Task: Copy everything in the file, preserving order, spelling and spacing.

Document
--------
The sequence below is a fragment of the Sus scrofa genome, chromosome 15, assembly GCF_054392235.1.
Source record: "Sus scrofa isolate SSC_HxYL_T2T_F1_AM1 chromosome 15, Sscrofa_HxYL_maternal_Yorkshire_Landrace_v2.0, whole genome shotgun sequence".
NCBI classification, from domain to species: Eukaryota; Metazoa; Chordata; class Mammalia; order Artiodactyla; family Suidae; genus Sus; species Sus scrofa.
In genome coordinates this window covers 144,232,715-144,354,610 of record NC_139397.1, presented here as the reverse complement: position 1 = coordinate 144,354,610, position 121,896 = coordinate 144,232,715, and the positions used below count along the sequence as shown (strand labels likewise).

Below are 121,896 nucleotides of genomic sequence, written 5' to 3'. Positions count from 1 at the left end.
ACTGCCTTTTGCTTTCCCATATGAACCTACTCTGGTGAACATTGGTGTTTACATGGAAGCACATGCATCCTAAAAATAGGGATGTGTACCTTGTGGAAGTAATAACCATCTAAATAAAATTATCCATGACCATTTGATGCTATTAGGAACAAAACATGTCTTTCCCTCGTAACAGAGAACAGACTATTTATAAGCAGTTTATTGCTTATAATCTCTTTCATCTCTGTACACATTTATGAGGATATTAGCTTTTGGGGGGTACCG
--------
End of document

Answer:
The sequence below is a fragment of the Sus scrofa genome, chromosome 15, assembly GCF_054392235.1.
Source record: "Sus scrofa isolate SSC_HxYL_T2T_F1_AM1 chromosome 15, Sscrofa_HxYL_maternal_Yorkshire_Landrace_v2.0, whole genome shotgun sequence".
NCBI classification, from domain to species: Eukaryota; Metazoa; Chordata; class Mammalia; order Artiodactyla; family Suidae; genus Sus; species Sus scrofa.
In genome coordinates this window covers 144,232,715-144,354,610 of record NC_139397.1, presented here as the reverse complement: position 1 = coordinate 144,354,610, position 121,896 = coordinate 144,232,715, and the positions used below count along the sequence as shown (strand labels likewise).

Below are 121,896 nucleotides of genomic sequence, written 5' to 3'. Positions count from 1 at the left end.
ACTGCCTTTTGCTTTCCCATATGAACCTACTCTGGTGAACATTGGTGTTTACATGGAAGCACATGCATCCTAAAAATAGGGATGTGTACCTTGTGGAAGTAATAACCATCTAAATAAAATTATCCATGACCATTTGATGCTATTAGGAACAAAACATGTCTTTCCCTCGTAACAGAGAACAGACTATTTATAAGCAGTTTATTGCTTATAATCTCTTTCATCTCTGTACACATTTATGAGGATATTAGCTTTTGGGGGGTACCG